Some may say I’m crazy, and a few of them would be right, but I’ve long tracked the growth of IPv6 given that I worked at Comcast for a number of years and my manager was instrumental in the Comcast push into IPv6. As a result it’s been fairly well drummed into me that this is something we all have to tackle at some point, or else the results of inaction will tackle everyone to the ground.Read More
Believe it or not, the day has come when your coffee machine could know what exactly what kind of coffee you like to drink depending on the cup you’re using, the time of day, and a multitude of other factors. Earlier this year, the Nordic Semiconductor team demonstrated a smart coffee machine at CES that brewed coffee over IPv6. But coffee machines aren’t the only place where innovation is possible.Read More
Eduardo Hernandez of Per Scholas shows why IPv6 is an essential part of the curriculum for IT students as they prepare for jobs in the tech industry. I am an instructor at Per Scholas, a national nonprofit organization that provides free technology education, career development and job placement services to unemployed and underemployed individuals throughoutRead MoreRead More
Last week ARIN set up shop in the Las Vegas Convention Center alongside a veritable ocean of technology experts and gadget gurus. From automotive technology to personal drones, one of CES’ main themes revolved around all the exciting ways that new devices could connect and take advantage of the Internet. ARIN Booth at CES. Most of the new gadgets at CES are identified by and will connect to the Internet using IP addresses, which are anything but new.Read More
This week ARIN is at CES, the largest technology tradeshow of the year. We will be reaching out to consumer electronics industry movers and shakers to educate them about the importance of deploying IPv6 on all public facing web services. In the video below, one of the founding fathers of the Internet, Vint Cerf, explains the issue. Stop by our booth in Tech East to discuss why IPv6 needs to be at the top of your company’s technology goals for 2015. You want to be reaching the whole Internet, not just part of it.Read More
IPv6 in home or residential networks is getting much better. North America has seen exponential IPv6 use on the Internet year after year since World IPv6 Launch (6 June 2012). Residential Internet service providers like Comcast and Time Warner are almost singularly responsible for this sharp and dramatic growth. However, if you aren’t a Comcast or Time Warner user, it’s a totally different story. I’m one of those users, and I want to pass on some of the great ways to setup your own IPv6 internet access using one of the great (and free) IPv6 over IPv4 tunnel providers.Read More
Add an IPv6 address to your web server
The first step is to get your web server listening on an IPv6 address, as well as an IPv4 address. How you achieve this will depend on how your web server is managed. If you’re on a shared hosting account, you’ll be dependent on your hosting provider. If you run your own server, you’ll need to obtain an IPv6 address from your hosting provider (assuming they support IPv6), configure your server to use it and then ensure that your web server (e.g. Apache is listening on this address).Read More
Have you ever had this conversation? You: “Hey, did you know the Internet is running out of IP address space?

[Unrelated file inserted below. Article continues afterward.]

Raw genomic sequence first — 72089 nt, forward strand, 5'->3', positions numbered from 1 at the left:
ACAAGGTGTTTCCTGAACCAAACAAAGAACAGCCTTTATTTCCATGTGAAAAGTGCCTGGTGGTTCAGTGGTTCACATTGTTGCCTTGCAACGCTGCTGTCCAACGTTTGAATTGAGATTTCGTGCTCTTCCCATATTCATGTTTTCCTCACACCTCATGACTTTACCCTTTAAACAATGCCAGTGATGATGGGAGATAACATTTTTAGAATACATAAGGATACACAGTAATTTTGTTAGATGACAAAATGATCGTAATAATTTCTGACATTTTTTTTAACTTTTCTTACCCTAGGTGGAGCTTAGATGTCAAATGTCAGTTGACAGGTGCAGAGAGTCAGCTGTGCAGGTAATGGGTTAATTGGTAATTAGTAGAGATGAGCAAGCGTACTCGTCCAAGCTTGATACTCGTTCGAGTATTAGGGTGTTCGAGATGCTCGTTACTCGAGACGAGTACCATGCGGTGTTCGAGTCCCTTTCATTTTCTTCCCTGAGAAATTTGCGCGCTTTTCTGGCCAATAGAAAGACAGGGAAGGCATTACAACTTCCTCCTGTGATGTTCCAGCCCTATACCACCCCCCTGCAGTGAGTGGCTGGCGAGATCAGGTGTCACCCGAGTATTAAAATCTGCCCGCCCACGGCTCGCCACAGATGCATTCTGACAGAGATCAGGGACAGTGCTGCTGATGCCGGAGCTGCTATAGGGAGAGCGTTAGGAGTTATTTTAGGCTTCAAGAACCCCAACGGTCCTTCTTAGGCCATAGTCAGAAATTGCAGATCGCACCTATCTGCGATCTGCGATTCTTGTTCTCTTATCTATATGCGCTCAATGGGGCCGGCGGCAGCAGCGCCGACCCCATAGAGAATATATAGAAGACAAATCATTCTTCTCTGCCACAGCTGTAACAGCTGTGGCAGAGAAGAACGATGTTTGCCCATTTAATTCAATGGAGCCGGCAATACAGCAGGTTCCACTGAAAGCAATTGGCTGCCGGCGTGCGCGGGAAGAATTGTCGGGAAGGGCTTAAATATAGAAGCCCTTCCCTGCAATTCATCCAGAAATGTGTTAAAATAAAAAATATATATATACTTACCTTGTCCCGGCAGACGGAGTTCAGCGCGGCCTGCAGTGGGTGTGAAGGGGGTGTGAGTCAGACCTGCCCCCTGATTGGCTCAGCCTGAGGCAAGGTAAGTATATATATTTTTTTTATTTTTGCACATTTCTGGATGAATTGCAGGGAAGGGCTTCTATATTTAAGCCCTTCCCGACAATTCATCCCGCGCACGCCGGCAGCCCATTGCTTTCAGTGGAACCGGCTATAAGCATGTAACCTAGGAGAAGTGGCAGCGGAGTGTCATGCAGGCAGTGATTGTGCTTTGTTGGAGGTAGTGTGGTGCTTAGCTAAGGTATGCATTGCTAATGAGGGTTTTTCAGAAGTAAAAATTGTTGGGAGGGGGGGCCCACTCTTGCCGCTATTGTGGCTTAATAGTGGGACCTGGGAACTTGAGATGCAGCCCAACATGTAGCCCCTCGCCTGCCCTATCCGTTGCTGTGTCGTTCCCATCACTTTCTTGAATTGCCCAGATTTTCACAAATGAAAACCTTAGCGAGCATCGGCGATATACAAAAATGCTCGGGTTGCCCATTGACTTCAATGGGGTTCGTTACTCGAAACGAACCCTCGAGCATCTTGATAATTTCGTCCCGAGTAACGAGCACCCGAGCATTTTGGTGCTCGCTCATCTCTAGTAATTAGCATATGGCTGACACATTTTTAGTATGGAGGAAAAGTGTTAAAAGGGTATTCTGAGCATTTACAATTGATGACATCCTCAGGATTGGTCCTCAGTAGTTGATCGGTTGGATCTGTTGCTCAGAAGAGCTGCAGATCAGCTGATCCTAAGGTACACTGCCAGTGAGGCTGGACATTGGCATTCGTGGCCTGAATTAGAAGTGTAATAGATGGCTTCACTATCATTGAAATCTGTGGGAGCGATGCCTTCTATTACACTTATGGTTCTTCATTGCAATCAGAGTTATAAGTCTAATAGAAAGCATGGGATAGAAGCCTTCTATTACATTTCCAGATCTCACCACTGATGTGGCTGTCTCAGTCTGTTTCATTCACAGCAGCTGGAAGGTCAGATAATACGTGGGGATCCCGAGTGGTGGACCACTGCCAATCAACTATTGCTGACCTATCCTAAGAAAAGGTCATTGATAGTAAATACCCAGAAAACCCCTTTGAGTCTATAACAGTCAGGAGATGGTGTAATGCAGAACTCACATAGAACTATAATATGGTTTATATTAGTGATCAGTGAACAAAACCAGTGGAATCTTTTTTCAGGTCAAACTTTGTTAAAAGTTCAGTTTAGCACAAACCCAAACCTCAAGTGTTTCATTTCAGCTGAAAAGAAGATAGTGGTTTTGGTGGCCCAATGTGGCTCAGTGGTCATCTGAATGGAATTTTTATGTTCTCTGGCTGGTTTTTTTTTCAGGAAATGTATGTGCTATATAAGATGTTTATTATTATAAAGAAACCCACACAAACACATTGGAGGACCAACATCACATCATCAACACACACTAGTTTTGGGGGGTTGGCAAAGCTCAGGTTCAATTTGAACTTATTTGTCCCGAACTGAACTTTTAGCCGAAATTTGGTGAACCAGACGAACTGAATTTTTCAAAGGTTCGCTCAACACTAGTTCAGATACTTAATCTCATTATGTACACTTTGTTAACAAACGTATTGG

Non-technical colleague: “No, really?” You: “Yeah, IPv4 is running out, and we need to make sure we are planning to support IPv6, the new IP address platform. I think enabling our website may be the best place to start.” We want to hear more about those conversations.
This week, ARIN trekked north to the wilds to Manhattan for Interop New York. Surrounded by networking gurus and cloud specialists, we were pleased, but hardly surprised, to see that IPv6 awareness has never been higher. Most passersby had already requested an IPv6 address block for testing purposes, and many were fully deploying it across their networks. Major roadblocks appear few and far between, and many organizations were simply waiting for their upstream providers to turn on IPv6 for them, or for their IPv4 allocations to run out. With nothing major getting in the way of IPv6 deployment, many eyes have turned to the dwindling pool of IPv4 remaining in the ARIN region, which, at the time of this posting, lies at a minute 0.66 /8 equivalents: down five percent from the beginning of Interop, and down nearly 50 percent since Interop Las Vegas ended in April of this year.Read More
IPv6 is called the new Internet protocol. However, it’s been running on the Internet since 1999, so it’s really not so new, it’s just that not a lot of networks have implemented it as of yet. The challenge is that it is different from what we are all used to working with. It’s a bigger number: 128 bits compared to IPv4’s 32 bits. It has colons instead of periods (ok, dots for us diehard networking folks). It has all new routing protocol components. And on, and on. But, it has WAY MORE possible addresses than IPv4! The theory is, we should never run out in our lifetimes! But, it is different. So, how do you learn about IPv6 if your company is not implementing IPv6? How do you afford the equipment that is capable of running IPv6? More importantly, should you spend your own money and time to learn about IPv6 if there are no other compelling reasons or funding? The answer: YES, you should learn it on your own! A professional technologist should realize that investing in yourself is important and generally does payoff in the future. How much are you willing to invest, money wise? How about very little (and I mean ‘little’ as in a few bucks)?Read More